This same Baby Steps Principle has also really come to the forefront in my professional life. As I am getting to be more involved in professional development on a school level and on a bigger scale with the IBO, I really have started to internalize how important it is to track your growth, even small steps, in your professional journey. When I think back to who I was as a teacher in my first few years compared to now, I barely recognize that disorganized and frequently "yelling at kids because I didn't have clear expectations/routines" teacher I used to be. Don't get me wrong- sometimes my classroom is still a disaster area (I have issues with materials management as a science teacher) but I am a vastly different teacher now. That didn't just happen in one year. I think this is really important to think about- growth has to be step-wise and small because a complete overhaul all at once is completely daunting and more or less, unrealistically sustainable. I've basically had the same inquiry question in my teaching now for 6 years. I'm still trying to figure out how to help kids have more ownership of their own learning and their own progress. I wonder what my principal thinks when I turn in pretty much the same goal every year- BUT- I am figuring out more about it each year and getting smarter about being a teacher all the time.
4. Don't try to fight who you are, just go with it.
(Unless who you are is like Dexter or something)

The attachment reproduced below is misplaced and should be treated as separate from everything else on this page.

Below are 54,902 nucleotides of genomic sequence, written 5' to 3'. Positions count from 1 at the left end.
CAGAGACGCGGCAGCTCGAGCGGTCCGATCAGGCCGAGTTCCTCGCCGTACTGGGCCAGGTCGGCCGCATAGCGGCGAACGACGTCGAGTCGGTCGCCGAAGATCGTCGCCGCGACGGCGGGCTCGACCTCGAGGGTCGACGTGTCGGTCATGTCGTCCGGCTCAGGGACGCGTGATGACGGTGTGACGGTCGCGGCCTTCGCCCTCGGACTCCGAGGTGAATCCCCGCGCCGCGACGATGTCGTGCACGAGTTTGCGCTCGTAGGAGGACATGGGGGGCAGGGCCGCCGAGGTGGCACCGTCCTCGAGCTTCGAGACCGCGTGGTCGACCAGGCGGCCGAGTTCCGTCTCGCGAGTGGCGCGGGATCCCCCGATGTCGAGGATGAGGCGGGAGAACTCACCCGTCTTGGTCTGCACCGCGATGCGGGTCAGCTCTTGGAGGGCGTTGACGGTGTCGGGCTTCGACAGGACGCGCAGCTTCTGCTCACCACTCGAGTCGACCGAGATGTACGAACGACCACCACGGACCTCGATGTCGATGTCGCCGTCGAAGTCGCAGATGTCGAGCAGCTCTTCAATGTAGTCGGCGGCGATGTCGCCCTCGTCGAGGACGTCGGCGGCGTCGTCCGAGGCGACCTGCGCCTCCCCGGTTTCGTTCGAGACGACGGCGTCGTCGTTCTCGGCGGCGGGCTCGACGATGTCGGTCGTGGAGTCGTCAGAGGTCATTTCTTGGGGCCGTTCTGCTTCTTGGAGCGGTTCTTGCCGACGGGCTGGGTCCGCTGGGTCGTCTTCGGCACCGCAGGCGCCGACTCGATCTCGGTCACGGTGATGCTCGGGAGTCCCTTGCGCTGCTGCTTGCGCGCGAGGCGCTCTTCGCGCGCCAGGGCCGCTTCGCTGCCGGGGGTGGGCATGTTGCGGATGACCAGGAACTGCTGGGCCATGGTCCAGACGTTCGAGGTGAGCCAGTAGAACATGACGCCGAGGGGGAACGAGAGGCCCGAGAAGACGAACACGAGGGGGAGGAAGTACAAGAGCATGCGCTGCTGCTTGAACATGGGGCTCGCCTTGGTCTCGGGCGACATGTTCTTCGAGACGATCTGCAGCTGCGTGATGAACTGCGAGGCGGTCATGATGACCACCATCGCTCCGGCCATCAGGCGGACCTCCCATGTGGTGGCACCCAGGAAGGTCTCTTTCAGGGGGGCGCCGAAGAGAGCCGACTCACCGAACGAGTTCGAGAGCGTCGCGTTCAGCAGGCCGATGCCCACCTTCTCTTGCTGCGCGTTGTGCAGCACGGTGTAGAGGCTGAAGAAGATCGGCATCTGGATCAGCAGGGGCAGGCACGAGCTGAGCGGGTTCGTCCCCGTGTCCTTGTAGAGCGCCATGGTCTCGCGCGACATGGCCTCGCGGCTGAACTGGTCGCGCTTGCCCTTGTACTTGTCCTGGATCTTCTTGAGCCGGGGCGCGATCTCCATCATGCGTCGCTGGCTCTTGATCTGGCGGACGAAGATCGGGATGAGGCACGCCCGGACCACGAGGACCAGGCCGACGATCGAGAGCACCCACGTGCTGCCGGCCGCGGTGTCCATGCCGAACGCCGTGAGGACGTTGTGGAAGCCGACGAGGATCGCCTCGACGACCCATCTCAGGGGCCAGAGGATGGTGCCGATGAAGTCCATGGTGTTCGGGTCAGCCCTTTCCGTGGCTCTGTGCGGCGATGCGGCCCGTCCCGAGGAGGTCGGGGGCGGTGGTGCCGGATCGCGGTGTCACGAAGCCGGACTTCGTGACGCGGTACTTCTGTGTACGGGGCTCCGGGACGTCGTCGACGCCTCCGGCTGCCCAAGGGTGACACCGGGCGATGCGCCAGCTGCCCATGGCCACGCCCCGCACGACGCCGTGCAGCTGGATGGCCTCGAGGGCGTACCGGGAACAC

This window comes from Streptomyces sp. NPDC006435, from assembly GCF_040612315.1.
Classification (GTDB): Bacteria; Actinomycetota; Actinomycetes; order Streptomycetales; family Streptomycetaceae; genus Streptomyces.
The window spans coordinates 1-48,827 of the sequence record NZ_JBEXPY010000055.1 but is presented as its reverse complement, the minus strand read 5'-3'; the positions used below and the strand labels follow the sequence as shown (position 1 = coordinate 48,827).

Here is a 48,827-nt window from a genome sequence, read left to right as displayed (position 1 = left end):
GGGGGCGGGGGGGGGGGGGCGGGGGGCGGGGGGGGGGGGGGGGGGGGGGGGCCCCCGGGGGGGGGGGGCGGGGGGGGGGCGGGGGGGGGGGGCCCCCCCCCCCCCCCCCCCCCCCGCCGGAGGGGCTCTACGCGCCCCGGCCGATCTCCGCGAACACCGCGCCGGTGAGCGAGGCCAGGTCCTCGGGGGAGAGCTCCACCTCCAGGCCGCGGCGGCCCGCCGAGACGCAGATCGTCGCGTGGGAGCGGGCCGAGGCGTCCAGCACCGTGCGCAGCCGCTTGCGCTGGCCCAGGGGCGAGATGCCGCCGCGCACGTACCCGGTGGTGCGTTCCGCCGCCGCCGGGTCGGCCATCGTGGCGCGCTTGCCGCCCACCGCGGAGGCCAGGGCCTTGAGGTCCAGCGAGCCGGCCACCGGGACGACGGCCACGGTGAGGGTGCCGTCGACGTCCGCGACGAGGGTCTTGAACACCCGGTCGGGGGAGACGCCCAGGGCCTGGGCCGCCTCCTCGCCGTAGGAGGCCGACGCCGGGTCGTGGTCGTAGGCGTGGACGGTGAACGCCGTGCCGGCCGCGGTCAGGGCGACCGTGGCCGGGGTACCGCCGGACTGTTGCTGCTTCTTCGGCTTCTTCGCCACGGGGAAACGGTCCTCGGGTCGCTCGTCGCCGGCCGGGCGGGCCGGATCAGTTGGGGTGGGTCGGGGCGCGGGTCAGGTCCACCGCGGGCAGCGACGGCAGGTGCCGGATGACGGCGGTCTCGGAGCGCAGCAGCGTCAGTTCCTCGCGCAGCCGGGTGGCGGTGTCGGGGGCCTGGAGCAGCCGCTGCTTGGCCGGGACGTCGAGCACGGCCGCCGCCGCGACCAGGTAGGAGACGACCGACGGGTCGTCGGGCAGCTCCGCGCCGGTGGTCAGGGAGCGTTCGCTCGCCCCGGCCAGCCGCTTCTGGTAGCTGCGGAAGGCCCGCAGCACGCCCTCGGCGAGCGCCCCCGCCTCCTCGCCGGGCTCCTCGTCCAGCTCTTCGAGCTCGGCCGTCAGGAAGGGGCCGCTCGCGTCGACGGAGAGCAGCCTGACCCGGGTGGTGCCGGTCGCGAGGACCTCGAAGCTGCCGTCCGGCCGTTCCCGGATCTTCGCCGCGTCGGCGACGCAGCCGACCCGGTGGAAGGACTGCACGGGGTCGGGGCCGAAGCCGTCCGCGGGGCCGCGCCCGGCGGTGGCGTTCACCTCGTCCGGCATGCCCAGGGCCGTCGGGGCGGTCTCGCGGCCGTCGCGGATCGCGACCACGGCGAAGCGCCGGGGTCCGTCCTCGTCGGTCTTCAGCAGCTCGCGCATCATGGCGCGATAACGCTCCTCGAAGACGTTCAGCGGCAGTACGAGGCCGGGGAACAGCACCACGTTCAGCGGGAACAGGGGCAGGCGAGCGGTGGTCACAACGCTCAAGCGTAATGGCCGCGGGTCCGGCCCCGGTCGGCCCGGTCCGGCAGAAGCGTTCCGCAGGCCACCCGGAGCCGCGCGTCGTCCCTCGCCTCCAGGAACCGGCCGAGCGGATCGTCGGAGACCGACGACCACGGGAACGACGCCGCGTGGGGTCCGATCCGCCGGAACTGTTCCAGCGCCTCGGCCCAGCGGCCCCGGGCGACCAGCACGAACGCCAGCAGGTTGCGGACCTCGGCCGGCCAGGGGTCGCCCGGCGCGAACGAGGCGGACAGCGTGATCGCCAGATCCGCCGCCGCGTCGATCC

I took a two week road trip with my dad and our friend Bret last Spring Break. We went to Dresden, Prague, Cesky Krumlov, Budapest, Zagreb, and then back to Dusseldorf and drove like 2000 kilometers in 11 days. I did a lot of research on what to do and see (and eat and drink, of course) in each place before we went and that was all included in my travel table for the trip. I wish sometimes that I could be more loosey-goosey, but that just ain't happening. Don't get me wrong though- once I have the basic outline/unit plan, I am totally cool with filling the outline with whatever, but I just can't deal with not having some sort of plan. I mean, I did plan wine tastings, beer tours, and found really good restaurants for us to try the plethora of pork/potato/cabbage combinations available in Eastern Europe. That also doesn't mean that I scheduled us to be power tourists from sun up to sun down. I "schedule" things in like "sit at sidewalk cafe and hang out for a few hours drinking wine" when I take a trip to Paris, but I have to have a plan or I just kind of freak out. I'm the same way about unit plans in my class though. I started two new units on Monday when I got back to work and haven't finished the unit plans yet. Because of this, I have been having anxiety dreams about school. I just like to feel prepared. Maybe that is the life lesson here. I'm an over-preparer. Just easier to go with it than to fight it. At least my teaching partner for 6/7 grade is kind of the same (and she also makes tables for trips!) and so we are a good combo because we make time to plan so that we don't turn into crazy stressballs together.